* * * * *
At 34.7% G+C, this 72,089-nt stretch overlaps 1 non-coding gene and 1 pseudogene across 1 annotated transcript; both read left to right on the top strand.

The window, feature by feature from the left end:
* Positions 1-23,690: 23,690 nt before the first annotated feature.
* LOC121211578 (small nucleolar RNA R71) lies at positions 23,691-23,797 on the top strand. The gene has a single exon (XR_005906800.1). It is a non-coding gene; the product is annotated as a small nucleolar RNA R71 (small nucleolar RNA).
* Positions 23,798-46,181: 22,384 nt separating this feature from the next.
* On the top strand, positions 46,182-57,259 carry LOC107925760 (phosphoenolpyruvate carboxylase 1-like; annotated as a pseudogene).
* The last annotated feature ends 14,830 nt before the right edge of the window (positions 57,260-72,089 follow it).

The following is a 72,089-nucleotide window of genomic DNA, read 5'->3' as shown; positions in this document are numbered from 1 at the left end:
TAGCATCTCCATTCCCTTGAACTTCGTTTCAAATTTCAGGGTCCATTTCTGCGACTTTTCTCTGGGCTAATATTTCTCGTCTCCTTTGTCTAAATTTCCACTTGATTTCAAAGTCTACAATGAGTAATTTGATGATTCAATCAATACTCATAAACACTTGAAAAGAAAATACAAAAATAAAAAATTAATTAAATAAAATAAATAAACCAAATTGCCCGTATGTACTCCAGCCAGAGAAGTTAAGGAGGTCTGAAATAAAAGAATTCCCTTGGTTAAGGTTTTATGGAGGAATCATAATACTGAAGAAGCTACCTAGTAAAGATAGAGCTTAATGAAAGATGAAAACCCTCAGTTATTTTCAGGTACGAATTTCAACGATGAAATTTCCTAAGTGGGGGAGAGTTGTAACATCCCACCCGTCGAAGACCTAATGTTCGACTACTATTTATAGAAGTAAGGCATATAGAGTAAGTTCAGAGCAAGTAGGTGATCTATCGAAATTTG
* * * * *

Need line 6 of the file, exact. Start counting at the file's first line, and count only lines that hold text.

* On the top strand, positions 46,182-57,259 carry LOC107925760 (phosphoenolpyruvate carboxylase 1-like; annotated as a pseudogene).